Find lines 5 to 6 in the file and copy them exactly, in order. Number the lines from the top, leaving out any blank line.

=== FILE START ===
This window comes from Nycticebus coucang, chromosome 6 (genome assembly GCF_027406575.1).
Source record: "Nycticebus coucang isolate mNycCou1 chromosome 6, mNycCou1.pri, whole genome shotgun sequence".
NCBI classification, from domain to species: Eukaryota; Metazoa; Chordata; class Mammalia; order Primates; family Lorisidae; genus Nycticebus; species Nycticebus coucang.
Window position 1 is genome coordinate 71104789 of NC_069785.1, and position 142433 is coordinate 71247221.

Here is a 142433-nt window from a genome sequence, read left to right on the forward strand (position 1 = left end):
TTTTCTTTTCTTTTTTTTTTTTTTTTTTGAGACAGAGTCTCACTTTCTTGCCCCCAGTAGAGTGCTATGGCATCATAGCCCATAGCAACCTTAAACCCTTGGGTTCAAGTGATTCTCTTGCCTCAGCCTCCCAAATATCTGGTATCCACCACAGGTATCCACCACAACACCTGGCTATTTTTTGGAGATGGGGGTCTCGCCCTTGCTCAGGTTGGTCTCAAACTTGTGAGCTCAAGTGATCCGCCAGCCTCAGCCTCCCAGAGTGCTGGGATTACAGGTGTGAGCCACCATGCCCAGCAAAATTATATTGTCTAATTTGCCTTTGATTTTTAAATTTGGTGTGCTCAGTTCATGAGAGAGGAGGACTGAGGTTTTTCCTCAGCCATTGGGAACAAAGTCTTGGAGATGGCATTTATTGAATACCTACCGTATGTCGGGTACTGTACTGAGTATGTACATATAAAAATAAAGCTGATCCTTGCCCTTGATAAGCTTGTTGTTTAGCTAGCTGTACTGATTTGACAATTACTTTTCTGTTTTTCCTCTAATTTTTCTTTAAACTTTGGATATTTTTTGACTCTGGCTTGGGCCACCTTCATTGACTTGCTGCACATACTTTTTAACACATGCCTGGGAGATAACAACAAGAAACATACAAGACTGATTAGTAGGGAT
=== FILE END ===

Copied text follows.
Here is a 142433-nt window from a genome sequence, read left to right on the forward strand (position 1 = left end):
TTTTCTTTTCTTTTTTTTTTTTTTTTTTGAGACAGAGTCTCACTTTCTTGCCCCCAGTAGAGTGCTATGGCATCATAGCCCATAGCAACCTTAAACCCTTGGGTTCAAGTGATTCTCTTGCCTCAGCCTCCCAAATATCTGGTATCCACCACAGGTATCCACCACAACACCTGGCTATTTTTTGGAGATGGGGGTCTCGCCCTTGCTCAGGTTGGTCTCAAACTTGTGAGCTCAAGTGATCCGCCAGCCTCAGCCTCCCAGAGTGCTGGGATTACAGGTGTGAGCCACCATGCCCAGCAAAATTATATTGTCTAATTTGCCTTTGATTTTTAAATTTGGTGTGCTCAGTTCATGAGAGAGGAGGACTGAGGTTTTTCCTCAGCCATTGGGAACAAAGTCTTGGAGATGGCATTTATTGAATACCTACCGTATGTCGGGTACTGTACTGAGTATGTACATATAAAAATAAAGCTGATCCTTGCCCTTGATAAGCTTGTTGTTTAGCTAGCTGTACTGATTTGACAATTACTTTTCTGTTTTTCCTCTAATTTTTCTTTAAACTTTGGATATTTTTTGACTCTGGCTTGGGCCACCTTCATTGACTTGCTGCACATACTTTTTAACACATGCCTGGGAGATAACAACAAGAAACATACAAGACTGATTAGTAGGGAT